Campus olive trees yielded a bumper crop last fall, and those olives have now been pressed and bottled in three blends: Wolfskill, The Silo, and Gunrock. The new wine vinegar appears under the name "Dinny" in honor of the late Professor A. Dinsmoor "Dinny" Webb. As an active member of the Department of Viticulture and Enology from 1941 to 1982, Webb made vinegar for his colleagues.
The launch party will highlight other university-related products, including summer sausage from the UC Davis Meat Lab, cheese from our own campus cows, gerber daisies from Environmental Horticulture, and local items as well.
Admission to the event is free; wine tasting will cost $8 per person and beer tasting will cost $4 (tickets available at the door). Non-media individuals planning to attend are asked to RSVP at [email protected].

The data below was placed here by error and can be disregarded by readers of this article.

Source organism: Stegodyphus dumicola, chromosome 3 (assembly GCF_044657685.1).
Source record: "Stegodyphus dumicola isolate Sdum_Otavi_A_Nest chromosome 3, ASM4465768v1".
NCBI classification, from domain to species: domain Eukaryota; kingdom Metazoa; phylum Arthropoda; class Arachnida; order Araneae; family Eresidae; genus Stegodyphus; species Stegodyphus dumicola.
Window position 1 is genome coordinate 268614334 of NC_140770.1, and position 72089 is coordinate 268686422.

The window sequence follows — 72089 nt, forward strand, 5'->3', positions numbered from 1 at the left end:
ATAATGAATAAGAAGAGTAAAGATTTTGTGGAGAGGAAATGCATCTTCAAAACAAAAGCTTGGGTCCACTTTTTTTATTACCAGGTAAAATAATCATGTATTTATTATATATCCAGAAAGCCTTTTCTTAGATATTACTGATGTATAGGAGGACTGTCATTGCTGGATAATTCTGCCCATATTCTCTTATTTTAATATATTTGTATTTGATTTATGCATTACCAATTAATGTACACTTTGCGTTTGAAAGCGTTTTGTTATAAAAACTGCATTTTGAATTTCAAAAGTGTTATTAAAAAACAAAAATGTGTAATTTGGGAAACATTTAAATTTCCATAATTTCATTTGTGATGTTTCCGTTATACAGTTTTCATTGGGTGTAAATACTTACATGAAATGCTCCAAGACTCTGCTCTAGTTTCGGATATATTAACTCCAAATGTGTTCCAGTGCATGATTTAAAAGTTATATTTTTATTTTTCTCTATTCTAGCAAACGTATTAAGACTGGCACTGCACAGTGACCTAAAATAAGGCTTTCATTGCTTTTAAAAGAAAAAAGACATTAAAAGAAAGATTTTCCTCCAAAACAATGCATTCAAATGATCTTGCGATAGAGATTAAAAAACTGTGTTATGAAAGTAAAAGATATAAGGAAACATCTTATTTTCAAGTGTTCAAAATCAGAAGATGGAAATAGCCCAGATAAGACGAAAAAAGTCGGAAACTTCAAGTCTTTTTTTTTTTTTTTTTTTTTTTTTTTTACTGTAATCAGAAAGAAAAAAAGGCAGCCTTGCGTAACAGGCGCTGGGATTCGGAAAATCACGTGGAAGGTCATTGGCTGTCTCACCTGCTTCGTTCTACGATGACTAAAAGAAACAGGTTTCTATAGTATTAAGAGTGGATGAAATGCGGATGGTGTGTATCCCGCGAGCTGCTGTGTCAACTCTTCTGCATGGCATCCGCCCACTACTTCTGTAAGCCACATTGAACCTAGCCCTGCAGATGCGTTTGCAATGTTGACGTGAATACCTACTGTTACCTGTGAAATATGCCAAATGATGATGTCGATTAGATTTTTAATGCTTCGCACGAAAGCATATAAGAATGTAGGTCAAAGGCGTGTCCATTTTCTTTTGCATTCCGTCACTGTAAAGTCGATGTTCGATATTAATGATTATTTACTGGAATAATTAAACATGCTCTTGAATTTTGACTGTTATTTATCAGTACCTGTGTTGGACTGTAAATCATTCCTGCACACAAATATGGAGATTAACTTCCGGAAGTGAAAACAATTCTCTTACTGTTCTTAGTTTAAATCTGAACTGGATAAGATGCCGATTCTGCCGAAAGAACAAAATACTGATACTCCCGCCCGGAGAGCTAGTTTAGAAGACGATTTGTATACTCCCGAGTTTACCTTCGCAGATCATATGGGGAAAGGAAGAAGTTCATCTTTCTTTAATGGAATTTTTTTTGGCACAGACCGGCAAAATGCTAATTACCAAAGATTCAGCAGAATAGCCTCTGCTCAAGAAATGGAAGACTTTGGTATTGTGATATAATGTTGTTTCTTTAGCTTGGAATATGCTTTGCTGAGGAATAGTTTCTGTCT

Olive Center Director
Friends of the UC Davis Arboretum invite aspiring artists to a botanical art workshop with Catherine Watters on Saturday and Sunday, March 29–30, from 9 a.m. to 4 p.m. Participants will learn techniques of botanical drawing and painting in watercolor from Watters, an art instructor at Filoli in Woodside.
The fee for the workshop is $170 ($150 for members of Friends of the UC Davis Arboretum and UC Davis students), plus a $10 materials fee. To register for the class, visit the arboretum website at www.arboretum.ucdavis.edu. Click on “event registration” and download the form. For information by phone, please call (530) 752-4880. Space is limited, so register early. The location will be sent with registration confirmation.
Staff and faculty are invited to attend the 18th annual Soaring to New Heights program, a campus diversity celebration event, which will be held in Freeborn Hall on Tuesday, April 8, from 11:15 a.m. to 1:30 p.m. This year's event features entertainment by UC Davis faculty blues band Black Cat Bone, as well as an international buffet. The program also features informational table displays by campus constituent groups.